... In recent years, there has been extensive study and exploration of both natural and synthetic xanthone derivatives targeting AD. Xanthones have been found to inhibit acetylcholinesterase (AChE) and butyrylcholinesterase (BuChE), which are important biological targets in AD, along with demonstrating antioxidant activity [12]. Furthermore, these compounds have been shown to possess various pharmacological actions such as inhibiting Aβ aggregation [13], and reducing oxidative stress and neuroinflammation [14]. ...
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Xanthones are natural secondary metabolites that possess great potential as neuroprotective agents due to their prominent biological effects on Alzheimer’s disease (AD). However, their underlying mechanisms in AD remain unclear. This study aimed to systematically review the effects and mechanisms of xanthones in cell culture and animal studies, gaining a better understanding of their roles in AD. A comprehensive literature search was conducted in the Medline and Scopus databases using specific keywords to identify relevant articles published up to June 2023. After removing duplicates, all articles were imported into the Rayyan software. The article titles were screened based on predefined inclusion and exclusion criteria. Relevant full-text articles were assessed for biases using the OHAT tool. The results were presented in tables. Xanthones have shown various pharmacological effects towards AD from the 21 preclinical studies included. Cell culture studies demonstrated the anti-cholinesterase activity of xanthones, which protects against the loss of acetylcholine. Xanthones exhibited neuroprotective effects by promoting cell viability, reducing the accumulation of β-amyloid and tau aggregation. The administration of xanthones in animal models resulted in a reduction in neuronal inflammation by decreasing microglial and astrocyte burden. In terms of molecular mechanisms, xanthones prevented neuroinflammation through the modulation of signaling pathways, including TLR4/TAK1/NF-κB and MAPK pathways. Mechanisms such as activation of caspase-3 and -9 and suppression of endoplasmic reticulum stress were also reported. Despite the various neuroprotective effects associated with xanthones, there are limited studies reported on their underlying mechanisms in AD. Further studies are warranted to fully understand their potential roles in AD.
... Some xanthones have been found in the pericarp of mangosteen fruits; Bark, fruit and leaves of Mangifera Indica (Mango tree) as well as the bark and timber of Mesua thwaitesii. (Pinto et al. 2005). Mangiferin (Figure 1(B)) (C-Glucosyl Xanthone Derivative) is a natural bioactive polyphenol predominantly isolated from the Mangifera indica (Mango) tree, believed to pass through the blood-brain barrier to exert some putative neuroprotective effect (Lum et al. 2021). ...
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Introduction: C-Glucosyl Xanthone derivatives were assessed to inhibit the JNK3 mediated Caspase pathway in Almal (Aluminium Maltolate) induced neurotoxicity in SHSY-5Y cells. Methods: Mangiferin was selected among 200 C-Glucosyl Xanthones based on molecular interaction, docking score (-10.22 Kcal/mol), binding free energy (-71.12 Kcal/mol), ADME/tox properties and by molecular dynamic studies. Further, it was noticed that glycone moiety of Mangiferin forms H-bond with ASN 194, SER 193, GLY 76, and OH group in the first position of the aglycone moiety shows interaction at Met 149 which is exceptionally crucial for JNK3 inhibitory activity. Results and Discussion: Mangiferin (0.5, 1, 10, 20 and 30 µM) and standard SP600125 (20µM) treatment increased the cell survival rate against Almal 200 µM, with EC50 of Mangiferin (8 µM) and standard SP600125 (4.9 µM) respectively. Mangiferin significantly impedes kinase activation, indicating suppression of JNK3 signalling with IC50 (98.26 nM). Mangiferin (10 & 15 µM) dose-dependently inhibits the caspase 3, 8, & 9 enzyme activation in comparison to Almal group. Conclusion: Mangiferin demonstrated neuroprotection in SHSY-5Y cells against apoptosis induced by Almal by adapting the architecture of the neurons and increasing their density. Among all Xanthone derivatives, Mangiferin could improve neuronal toxicity by inhibiting JNK3 and down-regulating the Caspase activation.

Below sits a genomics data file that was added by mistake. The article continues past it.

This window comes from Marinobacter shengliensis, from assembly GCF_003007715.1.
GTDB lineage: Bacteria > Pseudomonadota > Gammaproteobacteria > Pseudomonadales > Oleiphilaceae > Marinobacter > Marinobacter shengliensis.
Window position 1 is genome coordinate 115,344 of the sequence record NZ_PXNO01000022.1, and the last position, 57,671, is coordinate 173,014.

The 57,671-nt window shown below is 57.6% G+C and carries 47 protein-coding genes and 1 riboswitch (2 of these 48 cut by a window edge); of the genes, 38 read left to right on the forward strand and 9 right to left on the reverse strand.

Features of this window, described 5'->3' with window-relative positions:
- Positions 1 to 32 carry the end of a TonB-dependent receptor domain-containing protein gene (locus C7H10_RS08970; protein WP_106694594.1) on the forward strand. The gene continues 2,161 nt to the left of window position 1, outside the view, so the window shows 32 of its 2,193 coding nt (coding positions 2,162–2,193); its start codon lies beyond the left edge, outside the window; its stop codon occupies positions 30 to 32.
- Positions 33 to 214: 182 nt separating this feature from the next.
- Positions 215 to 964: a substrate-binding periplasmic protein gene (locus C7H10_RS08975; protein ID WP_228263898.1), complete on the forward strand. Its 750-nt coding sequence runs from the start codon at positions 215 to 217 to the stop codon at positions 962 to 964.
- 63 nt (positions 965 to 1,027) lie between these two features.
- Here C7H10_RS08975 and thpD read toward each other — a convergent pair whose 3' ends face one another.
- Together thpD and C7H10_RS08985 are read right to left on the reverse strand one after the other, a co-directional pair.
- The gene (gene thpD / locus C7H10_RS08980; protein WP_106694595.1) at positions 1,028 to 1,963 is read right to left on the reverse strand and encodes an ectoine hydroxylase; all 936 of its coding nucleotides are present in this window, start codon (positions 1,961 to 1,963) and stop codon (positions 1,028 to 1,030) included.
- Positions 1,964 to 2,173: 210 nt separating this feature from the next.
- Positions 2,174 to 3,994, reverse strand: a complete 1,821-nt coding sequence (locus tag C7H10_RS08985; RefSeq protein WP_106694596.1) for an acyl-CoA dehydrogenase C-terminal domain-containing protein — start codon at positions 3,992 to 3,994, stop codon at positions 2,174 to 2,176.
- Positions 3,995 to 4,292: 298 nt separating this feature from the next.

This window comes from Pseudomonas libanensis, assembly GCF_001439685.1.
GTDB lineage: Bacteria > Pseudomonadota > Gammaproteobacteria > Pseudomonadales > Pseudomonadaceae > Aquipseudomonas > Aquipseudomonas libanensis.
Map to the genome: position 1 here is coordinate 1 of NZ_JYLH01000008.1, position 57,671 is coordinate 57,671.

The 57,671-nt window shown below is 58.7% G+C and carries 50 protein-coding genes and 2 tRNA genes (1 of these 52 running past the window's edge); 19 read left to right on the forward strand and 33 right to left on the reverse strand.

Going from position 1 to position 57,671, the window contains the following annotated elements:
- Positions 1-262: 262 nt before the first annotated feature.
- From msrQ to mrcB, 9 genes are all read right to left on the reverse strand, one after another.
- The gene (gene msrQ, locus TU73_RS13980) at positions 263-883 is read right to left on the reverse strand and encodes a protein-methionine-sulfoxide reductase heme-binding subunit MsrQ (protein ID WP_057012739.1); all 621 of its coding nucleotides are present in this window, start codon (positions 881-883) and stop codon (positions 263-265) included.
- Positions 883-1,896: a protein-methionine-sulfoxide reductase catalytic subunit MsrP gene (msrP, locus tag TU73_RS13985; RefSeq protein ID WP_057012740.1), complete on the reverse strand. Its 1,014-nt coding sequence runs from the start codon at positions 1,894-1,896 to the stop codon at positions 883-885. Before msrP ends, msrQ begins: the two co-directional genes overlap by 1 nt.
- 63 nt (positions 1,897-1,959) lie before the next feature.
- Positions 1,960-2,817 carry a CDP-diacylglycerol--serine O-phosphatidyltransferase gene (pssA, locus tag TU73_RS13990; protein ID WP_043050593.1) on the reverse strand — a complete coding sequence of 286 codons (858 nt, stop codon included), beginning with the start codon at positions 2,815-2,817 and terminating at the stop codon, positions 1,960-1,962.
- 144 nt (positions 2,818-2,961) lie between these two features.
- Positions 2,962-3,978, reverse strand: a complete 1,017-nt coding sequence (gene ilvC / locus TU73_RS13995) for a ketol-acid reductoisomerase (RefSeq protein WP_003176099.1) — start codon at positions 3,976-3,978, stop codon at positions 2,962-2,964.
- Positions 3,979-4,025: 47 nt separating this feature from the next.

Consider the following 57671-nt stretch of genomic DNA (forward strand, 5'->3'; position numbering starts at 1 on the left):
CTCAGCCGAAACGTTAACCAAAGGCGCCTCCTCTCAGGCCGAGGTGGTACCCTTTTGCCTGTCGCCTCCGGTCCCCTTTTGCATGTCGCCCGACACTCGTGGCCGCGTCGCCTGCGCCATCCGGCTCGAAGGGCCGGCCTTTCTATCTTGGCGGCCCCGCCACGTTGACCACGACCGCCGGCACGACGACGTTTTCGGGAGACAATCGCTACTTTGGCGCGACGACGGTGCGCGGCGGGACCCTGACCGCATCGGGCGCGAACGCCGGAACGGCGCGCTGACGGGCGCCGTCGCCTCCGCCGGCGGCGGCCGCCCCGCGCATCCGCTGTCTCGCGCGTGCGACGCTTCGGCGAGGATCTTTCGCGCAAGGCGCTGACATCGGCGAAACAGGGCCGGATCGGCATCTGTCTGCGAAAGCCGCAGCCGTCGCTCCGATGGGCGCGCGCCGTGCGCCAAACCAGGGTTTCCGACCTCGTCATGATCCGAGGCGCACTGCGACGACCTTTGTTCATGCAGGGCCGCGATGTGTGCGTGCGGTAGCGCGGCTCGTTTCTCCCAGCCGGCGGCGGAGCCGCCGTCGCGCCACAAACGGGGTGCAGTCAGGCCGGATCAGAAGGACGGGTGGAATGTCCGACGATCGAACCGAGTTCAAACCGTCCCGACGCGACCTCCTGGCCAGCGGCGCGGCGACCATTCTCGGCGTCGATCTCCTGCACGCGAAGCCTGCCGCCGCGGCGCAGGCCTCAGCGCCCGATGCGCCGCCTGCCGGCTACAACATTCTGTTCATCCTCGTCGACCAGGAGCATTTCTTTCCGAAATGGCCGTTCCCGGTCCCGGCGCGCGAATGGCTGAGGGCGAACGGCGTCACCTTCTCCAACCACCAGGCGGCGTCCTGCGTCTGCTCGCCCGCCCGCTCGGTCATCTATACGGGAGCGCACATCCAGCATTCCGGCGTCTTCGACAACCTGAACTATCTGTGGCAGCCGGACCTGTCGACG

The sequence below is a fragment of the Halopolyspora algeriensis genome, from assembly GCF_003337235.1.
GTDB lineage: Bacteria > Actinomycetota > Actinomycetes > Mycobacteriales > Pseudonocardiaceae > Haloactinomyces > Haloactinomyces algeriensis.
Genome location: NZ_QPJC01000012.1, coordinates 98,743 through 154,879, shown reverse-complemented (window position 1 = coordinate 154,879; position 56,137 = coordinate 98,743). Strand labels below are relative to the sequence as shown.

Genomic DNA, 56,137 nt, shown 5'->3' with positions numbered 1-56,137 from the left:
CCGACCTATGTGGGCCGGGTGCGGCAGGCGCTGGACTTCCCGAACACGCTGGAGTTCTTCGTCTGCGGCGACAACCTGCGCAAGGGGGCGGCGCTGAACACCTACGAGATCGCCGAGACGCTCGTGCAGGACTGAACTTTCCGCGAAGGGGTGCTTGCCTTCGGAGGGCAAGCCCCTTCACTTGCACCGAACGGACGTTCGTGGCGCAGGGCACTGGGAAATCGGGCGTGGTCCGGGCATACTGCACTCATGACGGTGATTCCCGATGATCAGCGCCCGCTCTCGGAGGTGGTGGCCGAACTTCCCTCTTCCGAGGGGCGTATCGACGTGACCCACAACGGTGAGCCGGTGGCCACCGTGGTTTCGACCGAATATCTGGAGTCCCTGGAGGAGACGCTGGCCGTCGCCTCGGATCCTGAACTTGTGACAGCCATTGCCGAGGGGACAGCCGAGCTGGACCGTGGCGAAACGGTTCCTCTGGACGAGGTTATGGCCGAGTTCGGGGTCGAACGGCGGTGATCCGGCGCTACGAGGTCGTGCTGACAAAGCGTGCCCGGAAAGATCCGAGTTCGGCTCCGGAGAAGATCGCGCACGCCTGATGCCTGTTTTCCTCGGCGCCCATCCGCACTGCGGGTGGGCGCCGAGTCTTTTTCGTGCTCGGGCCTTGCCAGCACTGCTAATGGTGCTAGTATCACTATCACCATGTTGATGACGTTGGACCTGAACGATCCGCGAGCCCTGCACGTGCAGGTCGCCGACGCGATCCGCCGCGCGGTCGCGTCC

... Gallic acid (22) was isolated from the seeds of D. edulis [101,102] and the compounds 23-25 i.e., Vanillic acid (23) [103], Vanillin (24) [104], (-)-epicatechin (25) [23,90] were identified from the leaves of D. edulis. From the same species, the following compounds: Kaur-15-ene (26) [61], 9-(4-methoxyphenyl) xanthene (27) [105], Xanthone (28) [106], Octadecanoic acid (29) [107], Phytol acetate (30) [108], Ethyl-15-methylheptadecanoate (31) [61], trans Phytol (32) [108], Ascorbic acid-2,6-dihexadecanoate (33) [61], Urs-12-ene-3-ol acetate (34) [61], 2,3,23-trihydroxyolean-12-en-28-oic acid methylester (35) [61], and Sitosterol (36) [109] were identified from the leaves and reported to exhibit good binding affinity towards α-glucosidase [60] (Table 3). Finally, β-amyrin (37) was isolated from the stem bark of D. edulis [110]. ...